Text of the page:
The Hanging Sun

Source: Groenlandia/Cattleya/Sky

Alessandro Borghi in ’The Hanging Sun’

Italian actor Alessandro Borghi has become a familiar face at the Venice Film Festival in recent years and returns to the Lido as the star of Francesco Carrozzini’s The Hanging Sun, which is set to close the 79th edition on Saturday (September 10).

Based on a novel by renowned Norwegian crime writer Jo Nesbo, Borghi plays a man on the run from his mob boss father. Jessica Brown Findlay, Peter Mullan and Charles Dance also star in the drama, produced by the UK’s Sky with Italy’s Cattleya and Groenlandia.

It caps a stellar year for Borghi, during which he has starred in Italian drama The Eight Mountains, which won the jury prize when it played in Competition at Cannes, and Michele Vannucci’s Delta, which premiered at Locarno. He has also teamed with writer-businessman Guido Maria Brera to launch Newness, a company that will help young writers develop stories for the screen.

Borghi, who is known for roles in TV series Devils and Suburra: Blood On Rome, is no stranger to Venice. He starred in Claudio Caligari’s Don’t Be Bad, which played out of competition at Venice in 2015; Michele Vannucci’s I Was A Dreamer, which competed in Horizons in 2016; Netflix shocker On My Skin, which also played Horizons in 2018; and post-apocalyptic Dogworld, selected for Critics’ Week in 2021. In addition, he hosted the opening and closing ceremonies for the festival in 2017.

The Italian star spoke to Screen about why The Hanging Sun is his most “enjoyable ride” to date, why he momentarily got “pissed” at Venice and his ambitions for Newness.

The Hanging Sun is co-produced by Groenlandia with TV production companies Cattleya and Sky. Are the best Italian projects right now coming from TV outfits?
The Hanging Sun was made only thanks to the tenacity of people who want to make cinema. Three times the film was about to start and three times we had to abort. Films are supposed to stay in theatres for 90 days and then go to TV, but if we don’t exploit that window the audience will just wait for it to arrive on TV. It was therefore decided to put the film into theatres for three days before showing on TV. We are told that TV is a safe spot for films but only a good cinema run can create real enthusiasm in the audience.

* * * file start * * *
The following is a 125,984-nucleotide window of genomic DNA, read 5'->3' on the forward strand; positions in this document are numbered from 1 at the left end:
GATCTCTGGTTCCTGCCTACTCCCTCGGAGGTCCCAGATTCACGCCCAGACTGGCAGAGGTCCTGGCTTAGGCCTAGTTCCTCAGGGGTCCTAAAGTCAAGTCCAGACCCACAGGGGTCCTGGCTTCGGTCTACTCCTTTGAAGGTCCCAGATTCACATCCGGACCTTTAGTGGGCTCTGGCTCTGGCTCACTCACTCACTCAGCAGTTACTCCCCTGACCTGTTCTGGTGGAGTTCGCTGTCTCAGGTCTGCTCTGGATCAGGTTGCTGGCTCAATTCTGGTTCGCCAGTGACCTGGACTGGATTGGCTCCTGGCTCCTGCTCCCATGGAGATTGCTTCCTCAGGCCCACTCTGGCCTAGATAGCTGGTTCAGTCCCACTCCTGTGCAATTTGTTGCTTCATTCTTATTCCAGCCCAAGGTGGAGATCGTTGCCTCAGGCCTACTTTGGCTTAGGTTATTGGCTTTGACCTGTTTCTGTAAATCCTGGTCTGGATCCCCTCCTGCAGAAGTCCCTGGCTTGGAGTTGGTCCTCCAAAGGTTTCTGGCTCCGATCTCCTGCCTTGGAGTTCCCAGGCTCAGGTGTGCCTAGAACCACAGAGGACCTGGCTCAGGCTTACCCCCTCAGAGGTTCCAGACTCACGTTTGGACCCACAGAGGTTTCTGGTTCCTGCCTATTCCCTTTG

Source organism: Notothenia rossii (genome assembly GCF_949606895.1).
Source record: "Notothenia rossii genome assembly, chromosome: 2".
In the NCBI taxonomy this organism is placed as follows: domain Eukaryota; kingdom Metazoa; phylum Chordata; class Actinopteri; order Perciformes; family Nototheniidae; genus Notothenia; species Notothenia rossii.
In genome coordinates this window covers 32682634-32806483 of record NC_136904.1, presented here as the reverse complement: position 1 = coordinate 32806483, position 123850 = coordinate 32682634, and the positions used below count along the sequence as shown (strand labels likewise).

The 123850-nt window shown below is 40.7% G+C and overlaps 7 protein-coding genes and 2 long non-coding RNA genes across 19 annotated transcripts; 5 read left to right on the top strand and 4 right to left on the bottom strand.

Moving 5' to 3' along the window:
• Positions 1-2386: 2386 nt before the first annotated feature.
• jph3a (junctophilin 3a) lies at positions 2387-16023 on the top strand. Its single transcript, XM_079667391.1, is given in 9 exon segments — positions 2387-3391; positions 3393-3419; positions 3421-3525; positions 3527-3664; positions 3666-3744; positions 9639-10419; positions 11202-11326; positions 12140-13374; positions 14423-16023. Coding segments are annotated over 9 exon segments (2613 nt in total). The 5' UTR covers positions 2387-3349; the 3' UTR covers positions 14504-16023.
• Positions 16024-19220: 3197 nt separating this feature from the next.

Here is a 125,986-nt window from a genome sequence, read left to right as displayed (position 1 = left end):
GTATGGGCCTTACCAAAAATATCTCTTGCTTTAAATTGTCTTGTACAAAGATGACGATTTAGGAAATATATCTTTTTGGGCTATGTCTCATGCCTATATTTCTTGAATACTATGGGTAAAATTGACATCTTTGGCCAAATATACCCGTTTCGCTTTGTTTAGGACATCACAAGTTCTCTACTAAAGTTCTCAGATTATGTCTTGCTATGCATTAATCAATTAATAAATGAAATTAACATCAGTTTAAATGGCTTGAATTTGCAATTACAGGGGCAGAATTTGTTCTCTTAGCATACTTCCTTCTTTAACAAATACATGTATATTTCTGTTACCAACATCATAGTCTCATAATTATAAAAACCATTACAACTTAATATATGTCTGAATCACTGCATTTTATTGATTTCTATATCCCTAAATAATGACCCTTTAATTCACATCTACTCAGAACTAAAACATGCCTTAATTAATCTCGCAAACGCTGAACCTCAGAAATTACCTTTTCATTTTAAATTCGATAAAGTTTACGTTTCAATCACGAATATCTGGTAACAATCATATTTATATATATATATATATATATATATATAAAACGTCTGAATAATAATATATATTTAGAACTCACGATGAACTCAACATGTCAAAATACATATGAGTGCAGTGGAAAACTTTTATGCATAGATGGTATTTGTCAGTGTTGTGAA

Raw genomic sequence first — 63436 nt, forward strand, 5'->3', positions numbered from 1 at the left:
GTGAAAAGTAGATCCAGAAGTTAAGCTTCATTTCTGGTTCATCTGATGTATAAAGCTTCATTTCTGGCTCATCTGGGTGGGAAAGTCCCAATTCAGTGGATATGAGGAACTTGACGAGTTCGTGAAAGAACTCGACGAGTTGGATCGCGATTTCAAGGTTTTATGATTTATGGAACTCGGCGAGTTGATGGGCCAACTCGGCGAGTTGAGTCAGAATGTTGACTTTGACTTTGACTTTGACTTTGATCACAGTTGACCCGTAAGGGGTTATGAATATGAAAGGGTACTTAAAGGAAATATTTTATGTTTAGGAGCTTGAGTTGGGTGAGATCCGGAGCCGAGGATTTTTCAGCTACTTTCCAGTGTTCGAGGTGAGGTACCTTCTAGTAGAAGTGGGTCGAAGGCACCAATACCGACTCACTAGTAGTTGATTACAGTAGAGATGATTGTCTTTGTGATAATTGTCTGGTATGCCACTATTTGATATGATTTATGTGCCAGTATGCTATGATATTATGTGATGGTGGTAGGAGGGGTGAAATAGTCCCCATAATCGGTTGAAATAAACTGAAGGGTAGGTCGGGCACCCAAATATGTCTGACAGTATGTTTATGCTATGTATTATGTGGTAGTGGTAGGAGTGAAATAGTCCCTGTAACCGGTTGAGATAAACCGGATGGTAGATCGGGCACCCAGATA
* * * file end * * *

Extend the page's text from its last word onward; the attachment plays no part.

Is adapting a thriller a way to create that enthusiasm?
The Hanging Sun really is a mainstream movie. It’s probably the easiest film to watch that I have ever made – an enjoyable ride for everybody. I think the Italian industry needs more of this and less of wannabe auteurs.

Do festivals remain important to generate awareness for such films?
Distribution wise, yes. Many films aren’t even distributed if they don’t get a festival slot. On the other hand, the competition for selection is brutal and I get mad when rejected. Delta was rejected by Venice last year and I was pissed, but I eventually understood that they were right. The official competition was brutal that year and we would have been crushed. The film also needed some intervention and the version that was screened at Locarno, nearly a year later, was completely different – a marvellous film.

What is your ambition with your Newness initiative?
It all started when me and Guido Brera noticed that the scripts we were receiving all looked the same. We can’t change everything by ourselves but a factory in which young writers have new possibilities is something we can do. We have hired eight screenwriters that will finish the first three stories soon. Those will be brought to the top players to which Guido and me have access. They are stories with a free approach to storytelling, which have not been written with market parameters in mind.

What can you say about these three projects?
One is mainstream, another is meant for festivals and the third is a crossover between the two. This is how we see them at the moment. The final result will depend on what the producers think.

Will Newness also produce?
Not at the moment. Maybe we can co-produce but it is not our focus right now. We aim to sustain ourselves and reinvest to grow. My dream is to have 20 people writing for different countries in five years from now.